Hormone Pellet Therapy


We know now two things: 1) If you use natural progesterone and estrogen (estradiol), or only use estrogen, there is no increased risk of breast cancer, and 2) if you use the transdermal route of administration of the hormones, i.e. through the skin, there is no increased production of clotting factors by the liver and no increased risk of stroke.


Consequently, the idea of BHRT came about, because it just used the natural hormones and not the synthetic ones, and it was administered transdermally. In addition, the idea of giving each woman a different individualized dose of hormones also developed with BHRT, yet the FDA stuck with the same concept as before the WHI that women should take the same dose, i.e. the least amount for the shortest period of time.


In summary, HRT can mean different therapies. If HRT is estrogen combined with a synthetic progestogen, it may increase the risk of breast cancer and does not confer benefits of heart disease reduction. If HRT means estrogen alone, it is safe and can decrease heart disease and other benefits or hormone therapy as follows.


Health benefits of Hormone Therapy


Hormone therapy, when given correctly, can provide many health benefits to a woman when given over time. These include reductions in the risk of developing heart disease and Alzheimer’s disease if used for over 10 years. However, using them for less than this time may not confer these benefits right away.

There has been confusion here too, for many studies state that hormone therapy does not provide these benefits, that there is no reduction in the risk of developing these chronic medical conditions. However, these studies were not studies that went for over 10 years. Many only went 5 years or even less, including the WHI study. You may not see a decrease in chronic medical problems that quickly.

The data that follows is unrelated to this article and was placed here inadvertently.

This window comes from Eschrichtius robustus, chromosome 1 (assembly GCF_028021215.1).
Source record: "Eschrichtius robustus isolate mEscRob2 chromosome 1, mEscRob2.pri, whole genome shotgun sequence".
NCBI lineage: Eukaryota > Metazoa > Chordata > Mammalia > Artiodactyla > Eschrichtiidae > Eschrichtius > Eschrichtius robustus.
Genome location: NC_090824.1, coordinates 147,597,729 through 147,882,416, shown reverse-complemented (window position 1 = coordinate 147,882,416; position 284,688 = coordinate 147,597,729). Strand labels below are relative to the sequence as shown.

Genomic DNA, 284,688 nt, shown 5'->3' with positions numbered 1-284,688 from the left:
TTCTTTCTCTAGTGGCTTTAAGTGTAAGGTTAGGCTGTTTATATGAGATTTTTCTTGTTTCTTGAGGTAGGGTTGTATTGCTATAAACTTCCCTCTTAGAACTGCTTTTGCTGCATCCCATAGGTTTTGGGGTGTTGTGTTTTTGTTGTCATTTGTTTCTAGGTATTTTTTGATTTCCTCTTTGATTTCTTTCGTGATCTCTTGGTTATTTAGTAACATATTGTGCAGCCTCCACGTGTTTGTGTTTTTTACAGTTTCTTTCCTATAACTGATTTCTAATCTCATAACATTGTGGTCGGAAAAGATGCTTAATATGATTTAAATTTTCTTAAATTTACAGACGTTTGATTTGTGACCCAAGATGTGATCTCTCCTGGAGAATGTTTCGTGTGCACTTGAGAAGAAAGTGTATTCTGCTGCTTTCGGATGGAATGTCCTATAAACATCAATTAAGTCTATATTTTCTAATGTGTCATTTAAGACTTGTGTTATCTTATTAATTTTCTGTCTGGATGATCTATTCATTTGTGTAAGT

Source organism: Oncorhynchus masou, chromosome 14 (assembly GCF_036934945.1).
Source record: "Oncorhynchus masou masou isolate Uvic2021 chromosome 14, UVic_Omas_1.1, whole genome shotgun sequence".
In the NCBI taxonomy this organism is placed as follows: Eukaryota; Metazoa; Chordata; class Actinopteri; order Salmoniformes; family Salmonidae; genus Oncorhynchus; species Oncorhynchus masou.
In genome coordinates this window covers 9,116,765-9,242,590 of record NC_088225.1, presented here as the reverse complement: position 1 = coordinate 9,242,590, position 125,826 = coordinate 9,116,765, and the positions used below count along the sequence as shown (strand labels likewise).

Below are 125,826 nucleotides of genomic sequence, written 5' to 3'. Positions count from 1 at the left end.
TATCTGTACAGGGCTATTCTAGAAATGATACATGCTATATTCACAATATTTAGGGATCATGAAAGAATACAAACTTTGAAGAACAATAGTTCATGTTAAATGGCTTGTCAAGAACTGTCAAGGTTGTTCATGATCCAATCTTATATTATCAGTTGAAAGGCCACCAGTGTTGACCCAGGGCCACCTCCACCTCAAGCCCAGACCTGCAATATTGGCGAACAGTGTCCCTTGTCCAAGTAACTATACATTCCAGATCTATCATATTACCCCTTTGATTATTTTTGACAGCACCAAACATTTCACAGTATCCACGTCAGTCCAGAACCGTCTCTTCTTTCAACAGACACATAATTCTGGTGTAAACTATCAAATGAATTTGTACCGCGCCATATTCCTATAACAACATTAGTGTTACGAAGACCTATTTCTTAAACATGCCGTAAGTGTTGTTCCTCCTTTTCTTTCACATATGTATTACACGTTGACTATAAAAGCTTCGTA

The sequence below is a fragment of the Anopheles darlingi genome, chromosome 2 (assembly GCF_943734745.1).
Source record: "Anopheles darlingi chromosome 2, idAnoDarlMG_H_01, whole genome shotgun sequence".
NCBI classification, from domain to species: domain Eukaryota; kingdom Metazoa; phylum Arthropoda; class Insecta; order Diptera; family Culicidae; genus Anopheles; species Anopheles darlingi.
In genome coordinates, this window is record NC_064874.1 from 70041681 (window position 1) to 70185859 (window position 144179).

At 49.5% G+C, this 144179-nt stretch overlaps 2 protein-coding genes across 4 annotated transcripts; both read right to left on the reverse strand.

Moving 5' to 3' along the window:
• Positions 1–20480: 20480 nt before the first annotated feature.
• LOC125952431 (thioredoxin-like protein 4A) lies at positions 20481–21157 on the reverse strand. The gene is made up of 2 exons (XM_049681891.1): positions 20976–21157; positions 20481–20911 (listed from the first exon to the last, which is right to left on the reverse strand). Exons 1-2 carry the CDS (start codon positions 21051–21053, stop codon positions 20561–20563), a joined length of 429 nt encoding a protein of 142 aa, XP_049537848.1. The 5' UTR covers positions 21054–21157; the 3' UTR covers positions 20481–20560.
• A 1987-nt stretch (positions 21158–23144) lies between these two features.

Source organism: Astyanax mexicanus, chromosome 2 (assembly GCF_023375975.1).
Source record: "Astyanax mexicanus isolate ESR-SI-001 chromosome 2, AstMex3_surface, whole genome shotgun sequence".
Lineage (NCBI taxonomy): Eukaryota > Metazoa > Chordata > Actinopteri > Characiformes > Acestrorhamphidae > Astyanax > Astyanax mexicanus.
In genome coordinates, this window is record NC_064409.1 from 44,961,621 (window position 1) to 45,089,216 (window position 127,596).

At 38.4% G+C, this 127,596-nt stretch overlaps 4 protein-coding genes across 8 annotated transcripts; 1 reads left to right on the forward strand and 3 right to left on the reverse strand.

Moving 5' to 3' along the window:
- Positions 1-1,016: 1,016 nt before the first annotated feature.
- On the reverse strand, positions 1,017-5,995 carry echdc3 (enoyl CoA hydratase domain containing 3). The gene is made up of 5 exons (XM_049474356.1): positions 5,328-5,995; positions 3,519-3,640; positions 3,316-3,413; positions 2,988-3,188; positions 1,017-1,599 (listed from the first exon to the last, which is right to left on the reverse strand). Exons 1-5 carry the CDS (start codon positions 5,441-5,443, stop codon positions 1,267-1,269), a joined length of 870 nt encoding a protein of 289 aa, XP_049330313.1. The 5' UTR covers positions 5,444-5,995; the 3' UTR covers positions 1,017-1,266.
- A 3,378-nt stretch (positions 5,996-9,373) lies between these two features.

Hormone therapy is preventive for the chronic medical issues noted above and others, but you must use it consistently way before you develop them. The studies suggest use of them for greater than ten years to see these benefits. However, clinically, when women use them, they feel so much better that it is not difficult for them to start taking them early for their symptoms, and then continue the therapy for years. This will allow them to embrace these beneficial effects, long term.


Hormone Therapy Improves Quality of Life


Not only does BHT and HRT provide healthy benefits, they also help decrease many symptoms that occur as you age. In both men and women, hormones of estrogen and testosterone decrease every decade of life. When you’re young you have high levels, but they go down as we age.


In men, when the testes stop producing adequate testosterone it is called Andropause. In a woman, when the ovaries stop producing them at all, it is called Menopause. Both men and women can have multiple symptoms from the fall in hormone therapy.


Do you think you may have a hormone deficiency? Do you suffer from low energy and fatigue, low sex drive, mood changes, loss of motivation, weight gain, foggy brain, or insomnia? If you’re a woman, do you have hot flashes or cold sweats? If a man, do you have erectile dysfunction or performance issues? All these can be symptoms suggesting you have a hormonal deficiency. Both women and men can experience these symptoms that can be very debilitating and can ruin your quality of life.


All these symptoms can be relieved with hormone therapy. At TrueMD, we prefer using hormone pellet therapy because we believe it is the safest method, it relieves symptoms the best, and it is best at giving you a better quality of life.


If you’re interested in getting started on using hormone pellet therapy, call and make a consult today at TrueMD. It may be the best action you take for improving your health. Remember, health is a decision you make every day.